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BMC Genomics. 2016 Aug 11;17(1):602. doi: 10.1186/s12864-016-2957-y.

Transcriptome analysis reveals regional and temporal differences in mucosal immune system development in the small intestine of neonatal calves.

Author information

1
Department of Agricultural, Food and Nutritional Science, University of Alberta, Edmonton, AB, T6G 2P5, Canada.
2
Vaccine and Infectious Disease Organization, University of Saskatchewan, Saskatoon, SK, Canada.
3
School of Public Health, University of Saskatchewan, Saskatoon, SK, Canada.
4
Department of Agricultural, Food and Nutritional Science, University of Alberta, Edmonton, AB, T6G 2P5, Canada. lguan@ualberta.ca.

Abstract

BACKGROUND:

Postnatal development of the mammalian mucosal immune system is crucial for responding to the rapid colonization by commensal bacteria and possible exposure to pathogens. This study analyzed expression patterns for mRNAs and their relationship with microRNAs (miRNAs) in the bovine small intestine during the critical neonatal period (0 to 42 days). This analysis revealed molecular mechanisms regulating the postnatal development of the intestinal mucosal immune system.

RESULTS:

Small intestine samples (jejunum and ileum) were collected from newborn male, Holstein calves immediately post-partum (n = 3) and at 7 (n = 5), 21 (n = 5), and 42 (n = 5) days of age and the transcriptomes were profiled using RNA-Seq. When analyzing all time points collectively, greater expression of genes encoding the complement functional pathway, as well as lower expression of genes encoding Toll-like receptors and NOD-like receptors were observed in the jejunum when compared to the ileum. In addition, significant changes in the expression of immune-related genes were detected within the first week post-partum in both jejunum and ileum. For example, increased expression of genes encoding tight junction proteins (claudin 1, claudin 4 and occludin), an antimicrobial peptide (Regenerating Islet-Derived 3-γ), NOD-like receptors (NACHT, LRR and PYD domain-containing protein 3), regulatory T cell marker (forkhead box P3), and both anti-inflammatory (interleukin 10) and pro-inflammatory (interleukin 8) cytokines was observed throughout the small intestine of 7-day-old calves when compared to newborn calves. Moreover, the expression of mucosal immune-related genes were either positively or negatively correlated with total bacterial population depending on both intestinal region and age. The integrated analysis of miRNAs and mRNAs supported the conclusion that miRNAs may regulate temporal changes in the expression of genes encoding tight junction proteins (miR-335), cytokines (miR-335) and bacterial recognition (miR-100) during the first week of small intestine development.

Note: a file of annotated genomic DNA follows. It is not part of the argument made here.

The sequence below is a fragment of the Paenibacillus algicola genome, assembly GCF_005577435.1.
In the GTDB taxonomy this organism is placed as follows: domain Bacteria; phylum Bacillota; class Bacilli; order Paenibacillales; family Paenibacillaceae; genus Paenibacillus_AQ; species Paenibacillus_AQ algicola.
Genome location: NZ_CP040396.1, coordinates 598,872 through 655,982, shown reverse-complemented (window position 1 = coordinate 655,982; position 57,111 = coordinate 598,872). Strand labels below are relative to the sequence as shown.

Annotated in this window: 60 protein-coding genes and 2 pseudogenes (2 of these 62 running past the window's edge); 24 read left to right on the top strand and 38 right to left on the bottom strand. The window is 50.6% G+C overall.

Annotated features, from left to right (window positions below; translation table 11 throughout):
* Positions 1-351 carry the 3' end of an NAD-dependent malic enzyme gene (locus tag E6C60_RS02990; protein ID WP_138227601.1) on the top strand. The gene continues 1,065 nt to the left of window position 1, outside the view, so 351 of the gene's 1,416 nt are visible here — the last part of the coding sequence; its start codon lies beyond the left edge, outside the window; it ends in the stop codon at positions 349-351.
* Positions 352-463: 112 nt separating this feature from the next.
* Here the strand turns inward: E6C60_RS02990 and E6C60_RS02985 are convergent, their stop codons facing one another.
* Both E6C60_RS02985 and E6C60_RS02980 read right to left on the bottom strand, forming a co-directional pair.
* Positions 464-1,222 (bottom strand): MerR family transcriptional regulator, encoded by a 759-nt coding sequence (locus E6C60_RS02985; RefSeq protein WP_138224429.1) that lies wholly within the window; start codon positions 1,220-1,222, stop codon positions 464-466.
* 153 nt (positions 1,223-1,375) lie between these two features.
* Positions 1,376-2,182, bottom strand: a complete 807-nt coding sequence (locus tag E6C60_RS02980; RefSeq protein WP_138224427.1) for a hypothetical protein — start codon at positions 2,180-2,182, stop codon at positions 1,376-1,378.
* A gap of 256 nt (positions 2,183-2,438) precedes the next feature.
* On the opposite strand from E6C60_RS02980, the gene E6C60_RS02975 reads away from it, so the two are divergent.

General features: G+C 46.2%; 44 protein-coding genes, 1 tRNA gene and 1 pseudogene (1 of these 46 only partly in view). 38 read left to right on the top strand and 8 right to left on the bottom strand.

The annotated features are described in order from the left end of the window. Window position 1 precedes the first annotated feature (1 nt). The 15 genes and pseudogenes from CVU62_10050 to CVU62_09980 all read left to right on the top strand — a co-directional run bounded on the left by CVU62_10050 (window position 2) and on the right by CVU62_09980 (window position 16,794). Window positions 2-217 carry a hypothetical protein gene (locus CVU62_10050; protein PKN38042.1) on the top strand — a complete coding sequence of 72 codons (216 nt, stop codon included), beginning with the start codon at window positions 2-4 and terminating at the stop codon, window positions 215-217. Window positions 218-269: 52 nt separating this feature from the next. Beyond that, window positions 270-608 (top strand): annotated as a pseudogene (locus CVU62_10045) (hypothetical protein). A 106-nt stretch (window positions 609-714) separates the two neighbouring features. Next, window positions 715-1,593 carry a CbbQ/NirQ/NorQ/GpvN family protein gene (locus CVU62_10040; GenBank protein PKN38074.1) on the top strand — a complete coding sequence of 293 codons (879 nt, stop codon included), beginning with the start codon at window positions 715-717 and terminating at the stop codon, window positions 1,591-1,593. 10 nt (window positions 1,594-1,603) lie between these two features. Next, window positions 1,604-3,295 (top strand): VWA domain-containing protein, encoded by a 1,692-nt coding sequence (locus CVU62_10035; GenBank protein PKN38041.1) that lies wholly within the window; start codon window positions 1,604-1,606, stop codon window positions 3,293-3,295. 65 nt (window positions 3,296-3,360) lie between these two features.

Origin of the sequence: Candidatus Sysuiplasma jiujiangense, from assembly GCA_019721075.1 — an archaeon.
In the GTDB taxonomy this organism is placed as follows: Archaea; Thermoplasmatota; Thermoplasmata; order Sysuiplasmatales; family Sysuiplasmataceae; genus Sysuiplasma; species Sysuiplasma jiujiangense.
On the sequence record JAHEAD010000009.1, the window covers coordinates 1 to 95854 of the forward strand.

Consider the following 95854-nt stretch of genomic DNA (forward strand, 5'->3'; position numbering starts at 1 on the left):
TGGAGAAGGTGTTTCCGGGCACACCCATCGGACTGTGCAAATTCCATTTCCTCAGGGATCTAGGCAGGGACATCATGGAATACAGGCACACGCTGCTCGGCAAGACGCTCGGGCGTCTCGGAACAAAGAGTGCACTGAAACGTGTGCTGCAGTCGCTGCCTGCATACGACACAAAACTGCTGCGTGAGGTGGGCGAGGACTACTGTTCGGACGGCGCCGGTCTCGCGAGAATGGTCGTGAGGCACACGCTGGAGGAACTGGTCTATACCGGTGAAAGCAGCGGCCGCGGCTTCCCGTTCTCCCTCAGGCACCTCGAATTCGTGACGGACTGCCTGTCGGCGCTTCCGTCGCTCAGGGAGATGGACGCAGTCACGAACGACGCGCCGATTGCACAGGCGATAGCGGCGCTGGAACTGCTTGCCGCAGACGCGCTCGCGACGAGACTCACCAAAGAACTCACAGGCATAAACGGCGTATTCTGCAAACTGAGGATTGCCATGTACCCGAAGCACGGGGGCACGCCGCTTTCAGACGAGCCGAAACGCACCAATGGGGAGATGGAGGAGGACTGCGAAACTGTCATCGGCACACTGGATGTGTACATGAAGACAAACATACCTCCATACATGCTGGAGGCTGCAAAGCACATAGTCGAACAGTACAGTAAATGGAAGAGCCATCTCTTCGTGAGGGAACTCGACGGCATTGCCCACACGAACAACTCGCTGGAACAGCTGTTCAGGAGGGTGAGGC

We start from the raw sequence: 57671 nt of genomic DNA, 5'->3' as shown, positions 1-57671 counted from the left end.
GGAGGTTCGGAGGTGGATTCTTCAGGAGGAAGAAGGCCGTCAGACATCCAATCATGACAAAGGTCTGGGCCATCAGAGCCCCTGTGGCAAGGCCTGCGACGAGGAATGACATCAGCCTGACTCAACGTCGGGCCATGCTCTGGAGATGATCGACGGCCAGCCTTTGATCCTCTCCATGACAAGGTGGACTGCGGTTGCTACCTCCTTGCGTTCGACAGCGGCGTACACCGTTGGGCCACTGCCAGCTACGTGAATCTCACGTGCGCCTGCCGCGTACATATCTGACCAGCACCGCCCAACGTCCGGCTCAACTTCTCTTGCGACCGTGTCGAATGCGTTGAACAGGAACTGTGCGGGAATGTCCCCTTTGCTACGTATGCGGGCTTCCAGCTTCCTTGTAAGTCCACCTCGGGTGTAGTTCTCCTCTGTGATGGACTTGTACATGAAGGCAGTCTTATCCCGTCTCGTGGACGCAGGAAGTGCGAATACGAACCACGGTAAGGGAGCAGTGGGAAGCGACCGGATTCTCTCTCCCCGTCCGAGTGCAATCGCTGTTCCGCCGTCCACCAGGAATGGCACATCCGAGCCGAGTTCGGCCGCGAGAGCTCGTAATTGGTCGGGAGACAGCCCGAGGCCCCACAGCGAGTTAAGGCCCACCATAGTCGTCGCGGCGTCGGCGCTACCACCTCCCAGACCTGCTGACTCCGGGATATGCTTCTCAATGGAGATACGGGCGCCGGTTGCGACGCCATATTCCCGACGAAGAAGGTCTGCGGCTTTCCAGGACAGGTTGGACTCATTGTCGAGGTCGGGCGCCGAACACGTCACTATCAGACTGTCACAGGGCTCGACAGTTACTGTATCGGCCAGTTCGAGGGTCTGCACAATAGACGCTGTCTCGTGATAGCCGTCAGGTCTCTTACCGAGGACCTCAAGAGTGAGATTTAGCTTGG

CONCLUSION:

The rapid development of transcriptional differences between jejunum and ileum reveal that these two intestinal regions make distinct contributions to the intestinal mucosal immune system during the early neonatal period. In addition, transcriptome analysis indicates that the first week after birth is a very dynamic developmental period for the intestinal mucosal immune system and these changes may be regulated by both miRNAs and microbial colonization. Findings from this study indicate that a detailed analysis of both the abundance and diversity of the colonizing microbiome may be necessary to understand factors regulating the rapid development of the mucosal immune system during the first week of life.

KEYWORDS:

Gene expression; Mucosal immune system; Neonatal calves; RNA-Seq; miRNA

PMID:
27515123
PMCID:
PMC4981982
DOI:
10.1186/s12864-016-2957-y
[Indexed for MEDLINE]
Free PMC Article

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